2013s figure could easily hit 1000 if killing continue to increase like they have over the last couple of years , scary when you put it like that isn’t it ?

Authors Own: Chester Zoo

Authors Own: Chester Zoo

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Well this little guy hardly needs much of an introduction being a very popular feature in many zoo’s across the world. Unfortunately the Red Panda (Ailurus fulgens) is currently listed as “vulnerable” on the IUCN Red list. This means that we need to take extra care in conserving the Red Panda in its small pockets of damp high-altitude forests in Nepal, India, Bhutan, Myanmar, and southern China or it may be joining the “critically endangered” list all too soon.

The Red Panda is a very good climber using its specially adapted feet with rotatable ankles to control downward climbs. They have very strong claws which they use to grasp branches and leaves when feeding. Bamboo makes up the most part of their diet however they occasionally eat eggs, berries or fruit depending on the availability of their main food during foraging. Mostly nocturnal, they forage by night and sleep by day, spending the majority of their time in the trees.

Their main form of communication is by means of body language however they are usually a solitary animal, rarely interacting with other Red Pandas apart from during mating and when caring for young. Even though they are born very small, females have a considerably long gestation period of up to 135 days and usually only have one or two at a time. This also presents limitations in captive breeding programmes and makes the management of their habitat all the more important as they are fragile reproducers.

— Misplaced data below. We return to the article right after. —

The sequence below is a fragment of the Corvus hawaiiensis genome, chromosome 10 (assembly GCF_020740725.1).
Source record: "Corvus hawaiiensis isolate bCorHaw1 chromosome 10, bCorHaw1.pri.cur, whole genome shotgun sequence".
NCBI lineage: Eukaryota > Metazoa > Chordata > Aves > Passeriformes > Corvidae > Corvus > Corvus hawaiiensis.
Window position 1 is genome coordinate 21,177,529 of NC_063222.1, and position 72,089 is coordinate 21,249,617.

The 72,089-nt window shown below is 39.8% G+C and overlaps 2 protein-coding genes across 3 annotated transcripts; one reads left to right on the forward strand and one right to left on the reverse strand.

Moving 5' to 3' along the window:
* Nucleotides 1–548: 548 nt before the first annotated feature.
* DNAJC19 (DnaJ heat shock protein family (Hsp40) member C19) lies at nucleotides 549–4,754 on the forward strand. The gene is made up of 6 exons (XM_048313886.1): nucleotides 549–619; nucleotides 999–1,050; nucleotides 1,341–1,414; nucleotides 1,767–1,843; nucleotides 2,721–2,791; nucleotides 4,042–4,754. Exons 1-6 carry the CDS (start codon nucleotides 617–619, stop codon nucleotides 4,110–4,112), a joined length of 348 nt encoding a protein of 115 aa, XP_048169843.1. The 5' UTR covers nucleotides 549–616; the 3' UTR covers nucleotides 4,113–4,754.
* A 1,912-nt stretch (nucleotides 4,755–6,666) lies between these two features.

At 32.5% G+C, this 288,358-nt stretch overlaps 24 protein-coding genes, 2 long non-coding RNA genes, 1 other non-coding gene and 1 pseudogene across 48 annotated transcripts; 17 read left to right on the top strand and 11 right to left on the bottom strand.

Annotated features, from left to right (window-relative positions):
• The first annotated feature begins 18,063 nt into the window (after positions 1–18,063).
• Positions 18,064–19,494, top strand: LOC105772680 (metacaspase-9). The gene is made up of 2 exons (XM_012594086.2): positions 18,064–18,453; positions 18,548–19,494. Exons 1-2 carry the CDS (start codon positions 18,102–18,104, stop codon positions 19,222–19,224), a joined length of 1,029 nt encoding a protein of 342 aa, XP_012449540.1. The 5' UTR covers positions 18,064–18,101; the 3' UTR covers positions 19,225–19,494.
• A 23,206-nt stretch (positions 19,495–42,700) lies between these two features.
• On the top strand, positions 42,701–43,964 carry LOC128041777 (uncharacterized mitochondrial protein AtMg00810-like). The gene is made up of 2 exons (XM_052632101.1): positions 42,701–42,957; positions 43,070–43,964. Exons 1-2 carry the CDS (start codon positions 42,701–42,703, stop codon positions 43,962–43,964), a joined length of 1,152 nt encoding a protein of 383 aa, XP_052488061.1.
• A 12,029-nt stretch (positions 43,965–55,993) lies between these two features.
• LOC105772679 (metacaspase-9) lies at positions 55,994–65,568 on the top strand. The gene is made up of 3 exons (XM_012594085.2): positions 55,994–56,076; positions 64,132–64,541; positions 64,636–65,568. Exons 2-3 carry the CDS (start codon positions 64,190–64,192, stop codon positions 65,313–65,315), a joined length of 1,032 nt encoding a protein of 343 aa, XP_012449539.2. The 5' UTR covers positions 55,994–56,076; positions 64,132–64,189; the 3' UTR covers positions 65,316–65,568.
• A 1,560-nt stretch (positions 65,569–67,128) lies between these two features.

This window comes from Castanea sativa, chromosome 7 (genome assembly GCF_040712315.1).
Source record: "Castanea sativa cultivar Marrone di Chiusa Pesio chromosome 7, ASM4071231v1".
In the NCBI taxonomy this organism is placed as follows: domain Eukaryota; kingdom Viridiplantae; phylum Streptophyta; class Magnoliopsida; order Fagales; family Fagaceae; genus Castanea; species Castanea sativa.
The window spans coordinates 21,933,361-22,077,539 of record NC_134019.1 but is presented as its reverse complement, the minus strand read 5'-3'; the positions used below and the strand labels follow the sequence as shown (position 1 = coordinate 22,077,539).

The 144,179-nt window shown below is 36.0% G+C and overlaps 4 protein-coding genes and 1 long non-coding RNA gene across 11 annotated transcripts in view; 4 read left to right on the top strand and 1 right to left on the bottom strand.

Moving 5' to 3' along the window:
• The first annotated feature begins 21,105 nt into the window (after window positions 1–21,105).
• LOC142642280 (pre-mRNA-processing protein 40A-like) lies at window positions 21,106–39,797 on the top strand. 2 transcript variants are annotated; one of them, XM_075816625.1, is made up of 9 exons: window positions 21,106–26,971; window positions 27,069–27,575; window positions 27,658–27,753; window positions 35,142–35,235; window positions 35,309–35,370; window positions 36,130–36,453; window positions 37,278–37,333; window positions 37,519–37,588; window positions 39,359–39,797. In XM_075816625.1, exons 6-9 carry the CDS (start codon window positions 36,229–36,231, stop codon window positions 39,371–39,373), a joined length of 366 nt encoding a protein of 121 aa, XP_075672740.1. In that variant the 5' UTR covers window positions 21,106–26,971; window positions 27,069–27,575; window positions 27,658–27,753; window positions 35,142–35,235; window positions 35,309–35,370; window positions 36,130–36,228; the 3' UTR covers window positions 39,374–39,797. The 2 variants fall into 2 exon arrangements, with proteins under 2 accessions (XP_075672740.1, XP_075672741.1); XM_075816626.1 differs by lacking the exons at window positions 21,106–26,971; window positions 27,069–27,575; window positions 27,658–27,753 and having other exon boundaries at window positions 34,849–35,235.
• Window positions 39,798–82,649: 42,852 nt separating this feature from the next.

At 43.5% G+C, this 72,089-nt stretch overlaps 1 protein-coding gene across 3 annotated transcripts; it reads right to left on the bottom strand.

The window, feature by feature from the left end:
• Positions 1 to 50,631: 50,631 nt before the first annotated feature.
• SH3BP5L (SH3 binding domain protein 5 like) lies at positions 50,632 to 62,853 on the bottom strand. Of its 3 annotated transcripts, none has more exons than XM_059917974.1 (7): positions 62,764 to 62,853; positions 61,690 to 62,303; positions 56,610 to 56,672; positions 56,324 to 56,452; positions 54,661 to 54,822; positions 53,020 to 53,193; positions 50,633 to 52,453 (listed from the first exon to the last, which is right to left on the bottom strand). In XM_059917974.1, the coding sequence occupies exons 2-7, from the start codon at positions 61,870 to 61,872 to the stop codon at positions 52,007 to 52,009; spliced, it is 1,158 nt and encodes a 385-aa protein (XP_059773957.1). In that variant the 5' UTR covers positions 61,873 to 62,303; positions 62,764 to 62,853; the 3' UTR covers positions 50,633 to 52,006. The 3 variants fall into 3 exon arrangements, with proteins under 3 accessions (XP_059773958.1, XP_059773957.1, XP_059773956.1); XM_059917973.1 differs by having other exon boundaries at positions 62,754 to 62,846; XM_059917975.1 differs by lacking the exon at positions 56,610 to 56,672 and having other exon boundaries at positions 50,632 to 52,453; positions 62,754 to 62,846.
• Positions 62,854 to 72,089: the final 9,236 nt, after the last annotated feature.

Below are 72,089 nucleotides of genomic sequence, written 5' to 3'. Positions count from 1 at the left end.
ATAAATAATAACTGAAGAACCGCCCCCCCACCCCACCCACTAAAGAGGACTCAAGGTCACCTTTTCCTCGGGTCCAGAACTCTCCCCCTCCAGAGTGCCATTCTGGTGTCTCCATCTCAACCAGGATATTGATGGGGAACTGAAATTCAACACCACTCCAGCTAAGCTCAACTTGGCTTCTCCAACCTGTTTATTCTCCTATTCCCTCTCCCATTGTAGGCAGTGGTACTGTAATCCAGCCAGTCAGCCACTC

The main threats to Red Panda populations in the wild are: habitat loss and fragmentation, poaching and inbreeding depression. While human populations increase, Red Panda populations decrease as the humans claim more and more of their habitats for their own. This unfortunately is not restricted to the Red Pandas but uncountable different species worldwide suffer a similar threat and many unique habitats are suffering under the pressure. Road construction, commercial logging, localized logging and clearing for farm lands, being just some of the culprits in the fragmentation of habitats.

Poaching does not present as serious a threat to the Red Panda as habitat loss; however it is still a big problem mainly in China. They are hunted mainly for their fur and their beautiful tails. Outside China they are usually only killed by accident, caught up in traps meant for other animals and shot occasionally because the opportunity was there, rather than being deliberately hunted for.